(h) Unconditional suspended sentence and unsupervised unconditional probation. These terms are defined as a court-imposed suspended sentence or probationary status.

(4) Later proceedings. Later proceedings delete an initial determination of guilty or commission of alleged misconduct from court or agency records. Examples of later proceedings used in Federal and State courts include-

(a) Expungement.
(b) Record sealing.
(c) Setting aside the adjudication or reopening cases to change the original findings/pleas of admission of guilt to not guilty.
(d) Dismissal of the original petition.

(5) Juvenile delinquent. This term includes disposition as a juvenile delinquent, wayward minor, youthful offender, delinquent child, or juvenile offender, and declaration of the juvenile as a ward of the court. The term does not include disposition of the juvenile as dependent, neglected, or abandoned.

(a) A conviction exists if a juvenile (applicant under age 18) is tried and convicted as an adult. DD Form 369 may be modified to include a statement in the remarks section that asks the following: Applicant was under the age of 18 at the time of adjudication and records do not clearly indicate that he or she was tried as an adult. Unless court records indicate otherwise, applicants who were juveniles at the time of the offense have an adverse disposition.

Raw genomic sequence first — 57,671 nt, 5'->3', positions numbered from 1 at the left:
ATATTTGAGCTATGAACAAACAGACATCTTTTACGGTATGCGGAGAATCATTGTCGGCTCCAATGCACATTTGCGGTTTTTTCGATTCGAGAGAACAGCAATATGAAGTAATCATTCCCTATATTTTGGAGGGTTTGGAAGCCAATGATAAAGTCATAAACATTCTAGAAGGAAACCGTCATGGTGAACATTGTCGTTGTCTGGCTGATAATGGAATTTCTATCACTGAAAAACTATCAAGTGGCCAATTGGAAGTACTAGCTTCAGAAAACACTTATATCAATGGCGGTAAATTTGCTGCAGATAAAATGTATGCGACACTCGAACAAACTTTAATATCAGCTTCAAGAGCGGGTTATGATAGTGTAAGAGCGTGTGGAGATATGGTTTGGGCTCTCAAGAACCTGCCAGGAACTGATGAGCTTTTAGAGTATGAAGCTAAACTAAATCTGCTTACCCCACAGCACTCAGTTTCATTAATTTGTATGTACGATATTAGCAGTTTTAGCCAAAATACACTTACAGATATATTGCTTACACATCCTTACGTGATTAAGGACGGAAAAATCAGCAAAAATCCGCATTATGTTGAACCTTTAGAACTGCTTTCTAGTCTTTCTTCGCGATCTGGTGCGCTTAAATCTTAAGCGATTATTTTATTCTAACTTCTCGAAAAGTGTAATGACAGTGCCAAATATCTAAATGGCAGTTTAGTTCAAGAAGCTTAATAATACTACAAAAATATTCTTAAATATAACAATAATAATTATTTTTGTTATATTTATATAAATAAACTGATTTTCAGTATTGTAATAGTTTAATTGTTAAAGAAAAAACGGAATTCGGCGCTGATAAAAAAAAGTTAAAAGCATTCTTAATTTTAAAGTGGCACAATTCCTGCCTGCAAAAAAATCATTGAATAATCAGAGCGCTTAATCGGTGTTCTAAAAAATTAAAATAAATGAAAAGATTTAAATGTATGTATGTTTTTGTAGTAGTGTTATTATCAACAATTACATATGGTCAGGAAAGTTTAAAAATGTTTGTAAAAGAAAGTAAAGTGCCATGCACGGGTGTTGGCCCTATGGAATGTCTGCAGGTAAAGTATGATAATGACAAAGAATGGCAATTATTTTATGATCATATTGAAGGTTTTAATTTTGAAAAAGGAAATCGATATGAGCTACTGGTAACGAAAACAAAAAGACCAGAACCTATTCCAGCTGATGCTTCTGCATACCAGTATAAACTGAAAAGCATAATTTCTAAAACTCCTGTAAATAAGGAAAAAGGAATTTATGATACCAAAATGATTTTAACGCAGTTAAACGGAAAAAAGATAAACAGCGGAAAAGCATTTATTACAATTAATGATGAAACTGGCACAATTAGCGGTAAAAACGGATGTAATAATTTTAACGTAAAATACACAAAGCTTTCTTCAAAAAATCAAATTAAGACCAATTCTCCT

(b) Because all States have varied laws with regard to juveniles being tried as an adult, recruiters, through their chain of command should consult with their supporting Judge Advocate when questionable cases arise.

(6) Nolo prosequi. IAW AOC Glossary. Commonly called “nolle pros.” A formal entry on the record, by the prosecutor, that they will not prosecute the case any further. A nolle pros may be considered equivalent to dropping charges if the applicant has not had to meet any requirements by a governmental agency or court, there was no pretrial diversion and the prosecutor does not contemplate any further proceedings on the case and the case has not been handled through a pretrial deferment program.

c. Some States have procedures for a later “expunging of the record,” dismissal of charges, or pardon (on evidence of rehabilitation of the offender). Such action removes the “initial conviction” or “other adverse disposition” so that, under State law, the applicant has no record of conviction or adverse juvenile adjudication. Despite the legal effect of this action, a waiver authorizing RA, USAR, or ARNG enlistment of such an applicant may be required, and the underlying facts must be revealed.

4-7. Domestic Violence